On August 14, after weeks of open crisis, Arcadia went into receivership. Former manager François had been sidelined for refusing to follow the bidding of the Scientologists, and now he was branded as a "black spirit" by those who repudiated him. Along with eleven other employees, he filed a complaint for "psychological harassment" and "abuse of weakness". The public prosecutor's office in Versailles opened an investigation and assigned it to the police officers in the CAIMADES unit, the Assistance and Intervention Unit for Sectarian Abuses, which specializes in cult-related cases. The first hearing takes place today. Never before has Scientology had to face such retaliation. "We've collected damning evidence and we're going to see this through," warns François. "How can the government allow a cult to sink a company in the midst of an economic crisis?"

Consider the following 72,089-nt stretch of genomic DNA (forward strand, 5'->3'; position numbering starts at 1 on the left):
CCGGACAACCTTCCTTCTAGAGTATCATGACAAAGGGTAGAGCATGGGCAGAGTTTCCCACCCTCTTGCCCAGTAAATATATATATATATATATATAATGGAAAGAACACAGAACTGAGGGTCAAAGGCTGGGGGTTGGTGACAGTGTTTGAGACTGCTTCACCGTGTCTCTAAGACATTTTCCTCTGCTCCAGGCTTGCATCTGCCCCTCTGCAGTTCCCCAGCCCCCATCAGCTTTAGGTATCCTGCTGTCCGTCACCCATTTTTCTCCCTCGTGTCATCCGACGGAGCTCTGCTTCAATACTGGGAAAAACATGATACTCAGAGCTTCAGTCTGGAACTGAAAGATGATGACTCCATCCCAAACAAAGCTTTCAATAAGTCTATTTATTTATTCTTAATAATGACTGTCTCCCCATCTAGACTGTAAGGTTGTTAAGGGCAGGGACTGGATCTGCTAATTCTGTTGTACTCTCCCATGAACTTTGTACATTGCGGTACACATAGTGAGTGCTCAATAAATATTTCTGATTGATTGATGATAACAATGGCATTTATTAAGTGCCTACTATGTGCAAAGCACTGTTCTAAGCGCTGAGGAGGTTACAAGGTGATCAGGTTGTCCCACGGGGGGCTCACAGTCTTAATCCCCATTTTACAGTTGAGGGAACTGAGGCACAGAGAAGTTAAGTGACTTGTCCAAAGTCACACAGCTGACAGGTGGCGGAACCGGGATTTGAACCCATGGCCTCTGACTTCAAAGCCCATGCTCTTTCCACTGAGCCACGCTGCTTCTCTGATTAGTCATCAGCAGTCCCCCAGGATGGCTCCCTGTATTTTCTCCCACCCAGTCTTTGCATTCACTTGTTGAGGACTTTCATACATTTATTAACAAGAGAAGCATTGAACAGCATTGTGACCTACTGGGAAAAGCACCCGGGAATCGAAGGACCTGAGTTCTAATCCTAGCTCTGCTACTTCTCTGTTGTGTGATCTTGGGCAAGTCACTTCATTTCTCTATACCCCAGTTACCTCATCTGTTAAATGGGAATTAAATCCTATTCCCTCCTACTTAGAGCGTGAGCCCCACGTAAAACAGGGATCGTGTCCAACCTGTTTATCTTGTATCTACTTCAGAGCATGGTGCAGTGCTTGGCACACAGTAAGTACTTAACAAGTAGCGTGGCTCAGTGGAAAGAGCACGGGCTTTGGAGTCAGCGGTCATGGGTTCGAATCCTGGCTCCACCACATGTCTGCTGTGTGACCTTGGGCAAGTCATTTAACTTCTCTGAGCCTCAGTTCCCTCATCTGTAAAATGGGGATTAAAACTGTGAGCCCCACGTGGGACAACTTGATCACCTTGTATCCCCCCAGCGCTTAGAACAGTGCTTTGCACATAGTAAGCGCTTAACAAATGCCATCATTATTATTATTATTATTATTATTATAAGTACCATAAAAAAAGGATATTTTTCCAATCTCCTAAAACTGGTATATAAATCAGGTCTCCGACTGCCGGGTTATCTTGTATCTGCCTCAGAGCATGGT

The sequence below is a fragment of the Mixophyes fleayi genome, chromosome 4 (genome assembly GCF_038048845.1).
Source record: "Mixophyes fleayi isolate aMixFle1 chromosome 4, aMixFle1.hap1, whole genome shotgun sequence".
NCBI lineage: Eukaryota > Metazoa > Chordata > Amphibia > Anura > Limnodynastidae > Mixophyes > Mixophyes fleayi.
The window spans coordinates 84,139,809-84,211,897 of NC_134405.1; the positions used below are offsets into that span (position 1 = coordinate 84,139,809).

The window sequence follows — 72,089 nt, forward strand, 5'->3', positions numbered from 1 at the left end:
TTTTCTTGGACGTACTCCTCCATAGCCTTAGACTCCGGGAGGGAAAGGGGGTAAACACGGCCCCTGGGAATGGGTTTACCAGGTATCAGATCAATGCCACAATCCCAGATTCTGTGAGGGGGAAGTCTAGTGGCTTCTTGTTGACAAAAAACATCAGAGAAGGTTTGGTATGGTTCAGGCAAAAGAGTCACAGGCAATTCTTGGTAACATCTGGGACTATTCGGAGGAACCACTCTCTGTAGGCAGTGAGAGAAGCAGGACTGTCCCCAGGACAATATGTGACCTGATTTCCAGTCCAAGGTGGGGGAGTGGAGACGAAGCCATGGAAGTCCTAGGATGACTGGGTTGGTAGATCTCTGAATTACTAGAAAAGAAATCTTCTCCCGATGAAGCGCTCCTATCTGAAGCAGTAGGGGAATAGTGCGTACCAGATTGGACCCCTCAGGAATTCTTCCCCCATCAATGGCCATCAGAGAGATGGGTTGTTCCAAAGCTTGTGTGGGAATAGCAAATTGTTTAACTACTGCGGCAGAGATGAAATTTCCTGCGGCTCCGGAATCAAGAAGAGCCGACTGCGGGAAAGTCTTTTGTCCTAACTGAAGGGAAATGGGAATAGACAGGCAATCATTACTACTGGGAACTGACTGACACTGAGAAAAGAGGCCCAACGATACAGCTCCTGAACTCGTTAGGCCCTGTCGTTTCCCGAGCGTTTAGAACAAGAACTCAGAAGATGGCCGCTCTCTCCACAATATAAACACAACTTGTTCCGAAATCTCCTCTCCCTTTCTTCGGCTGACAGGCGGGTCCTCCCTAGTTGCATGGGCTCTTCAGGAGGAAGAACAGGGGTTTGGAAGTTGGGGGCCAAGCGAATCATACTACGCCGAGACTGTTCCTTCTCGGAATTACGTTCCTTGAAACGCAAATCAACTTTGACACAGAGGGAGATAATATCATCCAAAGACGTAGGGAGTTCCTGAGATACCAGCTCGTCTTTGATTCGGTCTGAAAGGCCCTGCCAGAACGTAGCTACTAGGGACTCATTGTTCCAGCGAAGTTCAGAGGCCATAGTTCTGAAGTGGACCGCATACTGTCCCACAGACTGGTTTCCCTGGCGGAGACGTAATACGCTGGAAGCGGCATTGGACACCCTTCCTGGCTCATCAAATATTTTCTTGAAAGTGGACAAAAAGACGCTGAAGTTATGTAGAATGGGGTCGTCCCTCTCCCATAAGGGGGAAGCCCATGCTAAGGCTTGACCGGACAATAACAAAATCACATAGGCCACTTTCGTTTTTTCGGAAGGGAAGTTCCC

The Arcadia affair began nearly fifteen years ago, when the head of the company, Frédéric Langlois, brutally lost his daughter. Devastated, he turned to Scientology, which is sadly notorious for exploiting this kind of psychological frailty. Arcadia's employees knew about the organization's nefarious reputation, but no one dared broach the subject frankly. After all, their boss seemed to be coping better, and he wasn't proselytizing in any way. Though "monsieur Langlois" began saying strange things and prominently displaying on his desk a copy of Dianetics, the Scientologists' bible, this idiosyncrasy of his didn't yet have any impact on the running of the company.

    For a long time, this coexistence went on without a hitch. But after several years of frequent visits to the Celebrity Centre in Paris, Frédéric Langlois had a social circle that consisted entirely of Scientologists. From 2006 onward, more and more Scientologists became closely interested in his activities.